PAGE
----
John: You seem to have suddenly discovered that UAH’s numbers are dependent on a complex data model.

            About time.

            Deniers accepted UAH’s transition from v5.6 to v6beta because they completely refused to look at how big the changes actually were.

            Though they whined about the changes of Karl et al Science 2015, even though they were much smaller.

            Bias shown.

        • JohnKl says:

          Hi David Appell,

          It depends on the reason for the adjustment. If empirical evidence exists that data is faulty it should be removed, but only replaced with accurate data not guesswork. Adjusting data based on assumptions like expansion of the world’s ocean basins doesn’t appear very rational to me. Does it seem rational to you? Personally I prefer empirical measurement to academic pseudo-science projection, how about you?

          Have a great day!

          • JohnKl says:

            Hi David Appell,

            Just for the record. I am not an apologist for the UAH data set which has made adjustments to the data, and I have posted criticism of it in the past.

            Have a great day!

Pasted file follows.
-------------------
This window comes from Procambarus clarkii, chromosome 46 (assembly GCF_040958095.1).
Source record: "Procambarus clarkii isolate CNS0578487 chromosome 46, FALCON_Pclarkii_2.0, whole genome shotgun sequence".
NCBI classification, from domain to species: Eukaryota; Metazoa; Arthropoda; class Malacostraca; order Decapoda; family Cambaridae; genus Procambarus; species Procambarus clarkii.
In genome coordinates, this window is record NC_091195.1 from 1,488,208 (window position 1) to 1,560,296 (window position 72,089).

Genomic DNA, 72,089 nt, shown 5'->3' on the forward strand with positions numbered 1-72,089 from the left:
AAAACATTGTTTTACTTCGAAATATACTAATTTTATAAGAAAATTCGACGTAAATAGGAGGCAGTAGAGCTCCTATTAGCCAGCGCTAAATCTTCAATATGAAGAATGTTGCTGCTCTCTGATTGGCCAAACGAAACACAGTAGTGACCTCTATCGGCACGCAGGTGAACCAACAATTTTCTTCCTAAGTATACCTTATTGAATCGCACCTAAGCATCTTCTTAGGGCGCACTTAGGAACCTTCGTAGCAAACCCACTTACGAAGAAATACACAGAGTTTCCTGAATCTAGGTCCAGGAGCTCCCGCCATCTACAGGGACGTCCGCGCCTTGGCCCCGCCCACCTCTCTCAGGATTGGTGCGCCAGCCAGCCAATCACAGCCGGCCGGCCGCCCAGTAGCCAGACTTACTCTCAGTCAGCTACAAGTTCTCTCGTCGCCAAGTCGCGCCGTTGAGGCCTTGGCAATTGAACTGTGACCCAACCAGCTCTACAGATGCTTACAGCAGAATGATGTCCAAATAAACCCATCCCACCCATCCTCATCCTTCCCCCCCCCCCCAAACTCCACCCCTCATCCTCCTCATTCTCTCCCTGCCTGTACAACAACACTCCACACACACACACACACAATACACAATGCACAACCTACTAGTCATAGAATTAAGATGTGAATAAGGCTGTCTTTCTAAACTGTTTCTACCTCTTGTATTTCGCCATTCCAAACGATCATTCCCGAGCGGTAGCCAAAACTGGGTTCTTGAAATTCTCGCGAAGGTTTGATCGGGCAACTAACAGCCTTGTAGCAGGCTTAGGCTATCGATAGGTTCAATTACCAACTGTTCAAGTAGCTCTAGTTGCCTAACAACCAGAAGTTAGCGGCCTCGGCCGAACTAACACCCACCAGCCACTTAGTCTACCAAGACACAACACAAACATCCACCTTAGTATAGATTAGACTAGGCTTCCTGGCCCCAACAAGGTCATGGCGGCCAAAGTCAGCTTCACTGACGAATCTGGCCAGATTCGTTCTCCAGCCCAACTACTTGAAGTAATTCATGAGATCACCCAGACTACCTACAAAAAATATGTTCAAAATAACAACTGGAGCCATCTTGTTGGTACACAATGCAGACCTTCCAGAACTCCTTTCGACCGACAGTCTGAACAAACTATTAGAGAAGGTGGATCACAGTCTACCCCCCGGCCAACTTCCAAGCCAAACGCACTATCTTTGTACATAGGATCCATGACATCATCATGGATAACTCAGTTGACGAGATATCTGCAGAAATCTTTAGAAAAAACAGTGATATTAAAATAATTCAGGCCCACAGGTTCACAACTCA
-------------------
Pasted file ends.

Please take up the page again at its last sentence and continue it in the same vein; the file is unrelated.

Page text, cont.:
• David Appell says:

            “Adjusting data based on assumptions like expansion of the world’s ocean basins doesn’t appear very rational to me. Does it seem rational to you?”

            It might — I’d have to do the careful analysis. Which you scoff at and completely dismiss, with no thinking whatsoever.

            Back of the envelope calculation — can you do one of these, John?

            Start with the tectonic plate expansion between North America and Europe ~ 3 cm/yr.

          • JohnKl says:

            Hi David Appell,

            You state:

            “It might — I’d have to do the careful analysis. Which you scoff at and completely dismiss, with no thinking whatsoever.

            Back of the envelope calculation — can you do one of these, John?”

            Wrong, I’ve indicated why the figure makes little sense in past posts. First present measurements of the Earth’s entire ocean basin and re-measurements of the basins over time. If you can’t there would be no meaningful data to calculate from. You state:

            “Start with the tectonic plate expansion between North America and Europe ~ 3 cm/yr.”

            Provide evidence that no off-setting tectonic mutation occurs over the same time period in the same ocean basin. Provide actual measurements of the ocean basin not assumptions based on a claimed tectonic plate expansion of ~3 cm/yr. Do your homework David don’t just spout a number.